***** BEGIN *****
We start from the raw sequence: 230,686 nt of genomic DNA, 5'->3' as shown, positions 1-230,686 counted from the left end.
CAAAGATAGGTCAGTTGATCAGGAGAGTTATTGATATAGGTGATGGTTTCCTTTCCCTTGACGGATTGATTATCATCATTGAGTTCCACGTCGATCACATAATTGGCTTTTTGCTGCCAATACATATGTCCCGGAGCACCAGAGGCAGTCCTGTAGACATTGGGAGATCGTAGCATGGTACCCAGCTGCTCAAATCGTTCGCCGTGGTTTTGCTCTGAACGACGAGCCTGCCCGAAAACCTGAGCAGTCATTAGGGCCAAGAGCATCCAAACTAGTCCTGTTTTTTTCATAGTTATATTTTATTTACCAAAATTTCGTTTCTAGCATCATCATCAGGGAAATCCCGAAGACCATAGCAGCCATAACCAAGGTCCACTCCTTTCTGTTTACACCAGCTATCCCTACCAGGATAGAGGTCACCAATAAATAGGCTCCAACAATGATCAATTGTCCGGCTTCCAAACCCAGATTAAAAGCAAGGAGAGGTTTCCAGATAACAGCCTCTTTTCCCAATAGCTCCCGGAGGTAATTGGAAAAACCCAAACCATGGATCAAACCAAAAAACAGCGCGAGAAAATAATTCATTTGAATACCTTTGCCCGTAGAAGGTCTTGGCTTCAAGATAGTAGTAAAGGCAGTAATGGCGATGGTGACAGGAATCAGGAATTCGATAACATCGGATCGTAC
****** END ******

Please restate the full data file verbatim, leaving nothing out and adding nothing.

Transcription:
We start from the raw sequence: 230,686 nt of genomic DNA, 5'->3' as shown, positions 1-230,686 counted from the left end.
CAAAGATAGGTCAGTTGATCAGGAGAGTTATTGATATAGGTGATGGTTTCCTTTCCCTTGACGGATTGATTATCATCATTGAGTTCCACGTCGATCACATAATTGGCTTTTTGCTGCCAATACATATGTCCCGGAGCACCAGAGGCAGTCCTGTAGACATTGGGAGATCGTAGCATGGTACCCAGCTGCTCAAATCGTTCGCCGTGGTTTTGCTCTGAACGACGAGCCTGCCCGAAAACCTGAGCAGTCATTAGGGCCAAGAGCATCCAAACTAGTCCTGTTTTTTTCATAGTTATATTTTATTTACCAAAATTTCGTTTCTAGCATCATCATCAGGGAAATCCCGAAGACCATAGCAGCCATAACCAAGGTCCACTCCTTTCTGTTTACACCAGCTATCCCTACCAGGATAGAGGTCACCAATAAATAGGCTCCAACAATGATCAATTGTCCGGCTTCCAAACCCAGATTAAAAGCAAGGAGAGGTTTCCAGATAACAGCCTCTTTTCCCAATAGCTCCCGGAGGTAATTGGAAAAACCCAAACCATGGATCAAACCAAAAAACAGCGCGAGAAAATAATTCATTTGAATACCTTTGCCCGTAGAAGGTCTTGGCTTCAAGATAGTAGTAAAGGCAGTAATGGCGATGGTGACAGGAATCAGGAATTCGATAACATCGGATCGTAC